A few years ago, I read Bill McKibben’s Eaarth.

I (unwisely) read it during a time of personal upheaval and it sent me spiralling down into a pit of complete and utter despair.

Although I managed, several weeks later, to climb out of that dark place and to grab hold once again — stubbornly, idealistically — to some semblance of optimism, there’s one phrase that McKibben wrote which continues to gnaw at me.

McKibben begins the book by talking about how a stable earth allowed the formation of human civilisation, and then goes on to propose that cheap fossil fuels were the key to creating modernity. He says:

One barrel of oil yields as much energy as twenty-five thousand hours of human manual labor—more than a decade of human labor per barrel. The average American uses twenty-five barrels each year, which is like finding three hundred years of free labor annually. And that’s just the oil…

He then expounds on the ways in which modernity has gone hand in hand with fossils fuels, describing both the products that we (probably) can no longer imagine living without as well as the economy that those fossil fuels have made possible. And then comes the kicker, the phrase that’s been etched indelibly onto my neurons:

That we’ve wasted it so mindlessly is depressing.

Oh yes, Mr. McKibben. It absolutely is.

Someone once commented, following one of my posts, that my writing carries a tone of disappointment. This didn’t come as a surprise to me: as an idealist, I have high expectations, for myself as well as for others. I have been trying to take care of the Earth ever since I was a small girl and I confess I don’t understand people who don’t care enough to pitch in and do their part.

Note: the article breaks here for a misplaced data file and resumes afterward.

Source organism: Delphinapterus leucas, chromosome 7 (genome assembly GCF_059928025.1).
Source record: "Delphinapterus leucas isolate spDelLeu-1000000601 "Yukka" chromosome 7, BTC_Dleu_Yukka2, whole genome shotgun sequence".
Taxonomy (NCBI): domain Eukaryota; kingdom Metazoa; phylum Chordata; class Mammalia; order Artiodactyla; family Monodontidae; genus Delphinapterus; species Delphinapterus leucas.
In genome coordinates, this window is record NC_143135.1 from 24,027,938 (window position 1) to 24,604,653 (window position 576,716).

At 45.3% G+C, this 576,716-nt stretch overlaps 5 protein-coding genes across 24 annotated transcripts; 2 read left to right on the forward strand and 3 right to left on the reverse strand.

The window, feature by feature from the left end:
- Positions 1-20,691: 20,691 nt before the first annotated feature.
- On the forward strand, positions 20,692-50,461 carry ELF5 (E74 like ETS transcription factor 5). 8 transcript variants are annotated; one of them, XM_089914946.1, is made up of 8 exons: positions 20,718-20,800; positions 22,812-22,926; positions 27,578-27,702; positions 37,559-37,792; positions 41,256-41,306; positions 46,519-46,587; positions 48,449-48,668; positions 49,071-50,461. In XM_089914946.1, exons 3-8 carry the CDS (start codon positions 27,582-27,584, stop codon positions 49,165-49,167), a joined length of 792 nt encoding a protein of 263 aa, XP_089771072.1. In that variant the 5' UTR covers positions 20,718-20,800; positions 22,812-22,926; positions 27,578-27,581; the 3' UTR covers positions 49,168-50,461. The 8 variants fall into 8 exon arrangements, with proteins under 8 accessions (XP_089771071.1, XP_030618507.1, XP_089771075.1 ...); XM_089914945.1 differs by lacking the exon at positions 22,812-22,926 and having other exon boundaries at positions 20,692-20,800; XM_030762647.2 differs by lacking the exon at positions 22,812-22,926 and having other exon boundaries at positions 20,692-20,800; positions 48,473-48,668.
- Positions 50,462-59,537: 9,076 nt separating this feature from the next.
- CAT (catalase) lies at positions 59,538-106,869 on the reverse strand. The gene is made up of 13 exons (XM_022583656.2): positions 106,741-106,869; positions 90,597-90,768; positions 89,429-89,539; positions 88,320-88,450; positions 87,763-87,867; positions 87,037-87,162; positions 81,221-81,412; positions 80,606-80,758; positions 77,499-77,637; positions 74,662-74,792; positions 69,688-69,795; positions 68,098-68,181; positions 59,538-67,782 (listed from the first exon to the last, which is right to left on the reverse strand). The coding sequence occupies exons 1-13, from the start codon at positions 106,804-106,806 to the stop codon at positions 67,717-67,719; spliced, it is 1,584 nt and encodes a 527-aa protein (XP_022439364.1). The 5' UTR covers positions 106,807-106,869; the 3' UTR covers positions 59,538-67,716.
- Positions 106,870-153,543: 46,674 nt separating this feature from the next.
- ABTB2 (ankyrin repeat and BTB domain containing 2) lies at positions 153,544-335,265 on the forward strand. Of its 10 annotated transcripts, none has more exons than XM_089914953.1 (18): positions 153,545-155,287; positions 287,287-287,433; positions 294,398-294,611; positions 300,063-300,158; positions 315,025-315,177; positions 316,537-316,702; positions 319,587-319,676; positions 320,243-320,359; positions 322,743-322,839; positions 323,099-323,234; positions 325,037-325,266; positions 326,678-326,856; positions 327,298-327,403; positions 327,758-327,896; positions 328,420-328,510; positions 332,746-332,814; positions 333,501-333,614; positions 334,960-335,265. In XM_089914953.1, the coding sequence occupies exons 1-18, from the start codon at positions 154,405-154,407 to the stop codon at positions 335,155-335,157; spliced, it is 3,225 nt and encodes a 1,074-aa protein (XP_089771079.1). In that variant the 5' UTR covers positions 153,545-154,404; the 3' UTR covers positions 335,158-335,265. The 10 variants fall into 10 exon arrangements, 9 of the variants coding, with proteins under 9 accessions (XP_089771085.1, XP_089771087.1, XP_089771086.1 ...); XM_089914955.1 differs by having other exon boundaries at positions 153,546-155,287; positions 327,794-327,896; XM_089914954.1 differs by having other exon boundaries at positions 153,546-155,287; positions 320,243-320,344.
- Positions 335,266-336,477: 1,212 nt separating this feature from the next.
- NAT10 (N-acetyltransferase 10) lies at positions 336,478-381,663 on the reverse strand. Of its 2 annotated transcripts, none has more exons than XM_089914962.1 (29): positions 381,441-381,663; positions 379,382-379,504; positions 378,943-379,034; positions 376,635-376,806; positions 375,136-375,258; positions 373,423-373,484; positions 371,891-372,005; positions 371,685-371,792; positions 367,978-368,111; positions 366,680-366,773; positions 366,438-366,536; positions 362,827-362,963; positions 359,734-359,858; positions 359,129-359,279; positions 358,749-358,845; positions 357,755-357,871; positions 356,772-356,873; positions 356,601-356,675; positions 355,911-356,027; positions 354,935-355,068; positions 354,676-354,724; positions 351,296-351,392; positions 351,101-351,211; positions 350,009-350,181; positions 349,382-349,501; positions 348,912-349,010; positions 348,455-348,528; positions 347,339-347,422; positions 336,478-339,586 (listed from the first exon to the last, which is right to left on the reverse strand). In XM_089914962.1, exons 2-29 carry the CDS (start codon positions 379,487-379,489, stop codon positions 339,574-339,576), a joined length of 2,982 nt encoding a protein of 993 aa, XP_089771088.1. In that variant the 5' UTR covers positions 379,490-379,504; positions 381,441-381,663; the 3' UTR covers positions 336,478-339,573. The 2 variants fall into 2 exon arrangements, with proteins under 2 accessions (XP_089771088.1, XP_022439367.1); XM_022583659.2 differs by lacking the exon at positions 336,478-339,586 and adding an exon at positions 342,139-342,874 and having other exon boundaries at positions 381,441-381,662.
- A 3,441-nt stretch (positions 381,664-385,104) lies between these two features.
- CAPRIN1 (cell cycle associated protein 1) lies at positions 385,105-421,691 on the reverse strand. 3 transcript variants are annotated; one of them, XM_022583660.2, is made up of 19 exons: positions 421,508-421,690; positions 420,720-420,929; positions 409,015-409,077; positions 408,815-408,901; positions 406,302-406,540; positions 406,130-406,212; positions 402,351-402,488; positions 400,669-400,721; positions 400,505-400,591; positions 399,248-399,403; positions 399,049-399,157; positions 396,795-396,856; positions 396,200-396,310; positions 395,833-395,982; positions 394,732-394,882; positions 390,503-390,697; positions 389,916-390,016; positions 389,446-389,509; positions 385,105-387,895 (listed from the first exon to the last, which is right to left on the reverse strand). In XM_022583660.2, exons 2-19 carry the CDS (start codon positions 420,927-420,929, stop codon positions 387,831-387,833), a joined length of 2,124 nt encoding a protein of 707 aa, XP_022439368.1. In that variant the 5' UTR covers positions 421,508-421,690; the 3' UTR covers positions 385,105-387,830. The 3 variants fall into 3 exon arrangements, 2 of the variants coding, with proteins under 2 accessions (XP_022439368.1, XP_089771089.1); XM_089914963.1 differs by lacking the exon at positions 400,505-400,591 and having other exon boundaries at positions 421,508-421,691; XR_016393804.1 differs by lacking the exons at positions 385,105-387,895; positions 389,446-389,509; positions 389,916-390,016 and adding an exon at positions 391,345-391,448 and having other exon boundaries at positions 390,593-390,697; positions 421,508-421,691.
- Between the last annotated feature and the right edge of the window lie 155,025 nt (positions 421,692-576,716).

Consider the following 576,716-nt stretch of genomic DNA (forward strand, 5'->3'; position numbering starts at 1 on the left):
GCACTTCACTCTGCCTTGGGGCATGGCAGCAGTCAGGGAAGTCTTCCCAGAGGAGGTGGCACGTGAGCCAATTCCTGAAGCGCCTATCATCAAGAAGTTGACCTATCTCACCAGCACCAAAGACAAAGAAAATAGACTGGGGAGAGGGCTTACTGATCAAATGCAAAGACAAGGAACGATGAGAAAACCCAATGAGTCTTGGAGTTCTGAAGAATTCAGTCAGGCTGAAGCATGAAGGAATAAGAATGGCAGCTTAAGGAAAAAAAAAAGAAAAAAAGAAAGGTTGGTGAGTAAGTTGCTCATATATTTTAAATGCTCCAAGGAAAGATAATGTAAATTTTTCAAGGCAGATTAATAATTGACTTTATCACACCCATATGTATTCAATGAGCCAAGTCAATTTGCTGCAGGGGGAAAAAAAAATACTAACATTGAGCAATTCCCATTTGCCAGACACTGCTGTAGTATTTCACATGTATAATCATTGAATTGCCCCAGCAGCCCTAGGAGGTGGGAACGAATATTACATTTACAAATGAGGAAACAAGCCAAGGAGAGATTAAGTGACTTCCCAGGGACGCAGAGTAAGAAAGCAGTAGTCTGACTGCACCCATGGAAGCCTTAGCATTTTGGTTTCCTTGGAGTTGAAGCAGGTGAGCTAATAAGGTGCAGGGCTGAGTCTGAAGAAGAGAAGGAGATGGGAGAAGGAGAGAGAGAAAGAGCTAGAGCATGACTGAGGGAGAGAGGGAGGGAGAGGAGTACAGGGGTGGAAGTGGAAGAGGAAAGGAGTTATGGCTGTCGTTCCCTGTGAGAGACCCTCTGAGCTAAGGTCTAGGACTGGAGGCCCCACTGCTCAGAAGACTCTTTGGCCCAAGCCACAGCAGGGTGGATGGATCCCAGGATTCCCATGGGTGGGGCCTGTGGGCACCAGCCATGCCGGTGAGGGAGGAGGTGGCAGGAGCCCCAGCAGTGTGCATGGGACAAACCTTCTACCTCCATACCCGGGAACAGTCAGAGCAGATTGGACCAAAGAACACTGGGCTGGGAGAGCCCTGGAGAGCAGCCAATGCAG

In Real Life, I have largely kept my impatience and disappointment under socially-acceptable wraps. I have quietly gone about setting good examples: I have brought along grocery bags and refillable water bottles and to-go cups; I have refused and reduced and (sometimes) gently explained why. More often than not I have simply held my tongue. Indeed, while I have failed miserably at the “you get more flies with honey” imperative in writing this blog, I have somehow managed to do a stellar job with that in Real Life.

But I confess this is something that’s getting harder and harder to do the further into the future we sail. That damning McKibben phrase has been running through my OCD brain, turning every grocery store run, every school event, every walk down our manicured suburban street, into a depressing cataloguing of the myriad ways we are mindlessly wasting our precious resources and damaging our one planet.

This hyper-awareness is causing uncharitable things to be muttered under my breath and pointed stares to be levelled. I haven’t yet hurled invectives at banana-baggers at the grocery store, I haven’t yet raced across the street and torn that f*#%g gas-powered leaf blower from my neighbour’s hands, I haven’t yet marched into a Dollarama bearing a sign and chanting,“Hey hey, ho ho, made-in-China gift wrap has got to go!” … but my gosh, it’s probably only a matter of time; there’s only so much mindless wastefulness a person can watch, especially when said person owns 25-year-old cloth grocery bags.